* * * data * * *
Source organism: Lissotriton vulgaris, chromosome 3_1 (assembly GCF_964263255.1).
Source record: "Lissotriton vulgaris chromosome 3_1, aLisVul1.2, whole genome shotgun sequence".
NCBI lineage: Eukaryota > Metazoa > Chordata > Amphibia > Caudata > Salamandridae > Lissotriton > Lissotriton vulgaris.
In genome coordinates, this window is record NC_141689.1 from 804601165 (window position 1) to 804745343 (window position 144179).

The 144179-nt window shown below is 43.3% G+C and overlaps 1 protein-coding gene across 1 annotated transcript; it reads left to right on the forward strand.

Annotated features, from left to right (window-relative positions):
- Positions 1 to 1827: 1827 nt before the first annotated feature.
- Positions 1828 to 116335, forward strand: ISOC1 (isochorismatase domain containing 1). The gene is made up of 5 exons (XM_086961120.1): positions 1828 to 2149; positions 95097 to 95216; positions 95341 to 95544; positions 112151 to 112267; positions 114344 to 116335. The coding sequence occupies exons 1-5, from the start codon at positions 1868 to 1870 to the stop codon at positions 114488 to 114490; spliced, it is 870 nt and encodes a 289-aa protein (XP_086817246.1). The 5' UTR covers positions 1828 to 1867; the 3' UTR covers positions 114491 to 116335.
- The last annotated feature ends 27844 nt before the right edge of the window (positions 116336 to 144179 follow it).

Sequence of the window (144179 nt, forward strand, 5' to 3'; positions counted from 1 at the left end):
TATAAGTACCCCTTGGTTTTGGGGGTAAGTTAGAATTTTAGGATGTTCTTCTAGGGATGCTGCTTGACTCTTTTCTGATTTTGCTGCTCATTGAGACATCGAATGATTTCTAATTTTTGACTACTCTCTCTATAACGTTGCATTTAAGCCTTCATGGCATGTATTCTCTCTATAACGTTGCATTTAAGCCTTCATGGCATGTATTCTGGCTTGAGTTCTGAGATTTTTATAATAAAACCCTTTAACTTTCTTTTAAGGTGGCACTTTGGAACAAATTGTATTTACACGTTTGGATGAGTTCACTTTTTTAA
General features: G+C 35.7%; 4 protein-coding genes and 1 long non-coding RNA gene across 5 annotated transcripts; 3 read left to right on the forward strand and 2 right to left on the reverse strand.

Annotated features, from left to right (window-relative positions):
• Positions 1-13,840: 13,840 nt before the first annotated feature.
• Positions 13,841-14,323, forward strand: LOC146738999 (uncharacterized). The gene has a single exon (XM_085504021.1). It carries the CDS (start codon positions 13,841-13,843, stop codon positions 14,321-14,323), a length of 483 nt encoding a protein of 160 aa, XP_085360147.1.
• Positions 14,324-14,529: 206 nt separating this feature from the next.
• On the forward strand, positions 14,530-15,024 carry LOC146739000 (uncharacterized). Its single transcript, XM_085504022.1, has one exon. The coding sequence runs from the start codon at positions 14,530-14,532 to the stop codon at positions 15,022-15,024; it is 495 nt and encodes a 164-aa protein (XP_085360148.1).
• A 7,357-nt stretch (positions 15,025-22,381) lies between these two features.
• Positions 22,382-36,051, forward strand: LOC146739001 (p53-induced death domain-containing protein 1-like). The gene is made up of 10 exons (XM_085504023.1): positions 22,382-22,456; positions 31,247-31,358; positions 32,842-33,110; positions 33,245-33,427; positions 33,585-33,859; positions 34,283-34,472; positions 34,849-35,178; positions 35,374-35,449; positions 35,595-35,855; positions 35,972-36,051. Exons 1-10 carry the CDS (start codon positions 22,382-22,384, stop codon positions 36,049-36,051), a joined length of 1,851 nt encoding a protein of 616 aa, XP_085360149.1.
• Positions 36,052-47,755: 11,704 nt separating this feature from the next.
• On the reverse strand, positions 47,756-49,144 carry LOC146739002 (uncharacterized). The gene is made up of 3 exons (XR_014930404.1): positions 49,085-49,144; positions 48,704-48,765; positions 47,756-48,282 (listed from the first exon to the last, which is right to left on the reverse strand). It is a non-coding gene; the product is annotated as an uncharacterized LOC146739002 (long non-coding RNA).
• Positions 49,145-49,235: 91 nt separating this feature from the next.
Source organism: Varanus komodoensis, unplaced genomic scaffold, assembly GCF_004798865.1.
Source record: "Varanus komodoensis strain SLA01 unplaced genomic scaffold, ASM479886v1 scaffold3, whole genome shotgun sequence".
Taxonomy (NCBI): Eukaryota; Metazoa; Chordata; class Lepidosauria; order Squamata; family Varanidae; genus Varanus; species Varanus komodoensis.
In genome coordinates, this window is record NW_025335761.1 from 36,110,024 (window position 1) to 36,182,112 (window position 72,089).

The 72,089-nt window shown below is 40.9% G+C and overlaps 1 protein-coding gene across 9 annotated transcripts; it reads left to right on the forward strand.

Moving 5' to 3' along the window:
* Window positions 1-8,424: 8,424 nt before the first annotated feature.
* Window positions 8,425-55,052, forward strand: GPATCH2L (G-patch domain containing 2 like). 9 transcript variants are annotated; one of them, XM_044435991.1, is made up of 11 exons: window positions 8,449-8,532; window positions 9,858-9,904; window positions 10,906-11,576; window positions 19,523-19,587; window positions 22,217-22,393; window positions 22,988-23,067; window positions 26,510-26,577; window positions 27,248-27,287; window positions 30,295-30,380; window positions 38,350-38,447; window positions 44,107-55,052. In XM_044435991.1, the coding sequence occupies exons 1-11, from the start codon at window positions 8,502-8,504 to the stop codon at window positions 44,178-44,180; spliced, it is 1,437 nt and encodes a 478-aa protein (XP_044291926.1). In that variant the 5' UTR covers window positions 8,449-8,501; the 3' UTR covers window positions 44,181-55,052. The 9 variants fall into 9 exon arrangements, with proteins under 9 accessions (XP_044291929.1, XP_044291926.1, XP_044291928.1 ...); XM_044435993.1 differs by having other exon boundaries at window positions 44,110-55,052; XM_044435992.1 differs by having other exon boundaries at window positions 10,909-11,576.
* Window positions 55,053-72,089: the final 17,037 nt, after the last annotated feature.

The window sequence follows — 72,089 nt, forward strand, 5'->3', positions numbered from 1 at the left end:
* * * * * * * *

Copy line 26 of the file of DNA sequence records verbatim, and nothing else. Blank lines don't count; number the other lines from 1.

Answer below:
In genome coordinates, this window is record NW_025335761.1 from 36,110,024 (window position 1) to 36,182,112 (window position 72,089).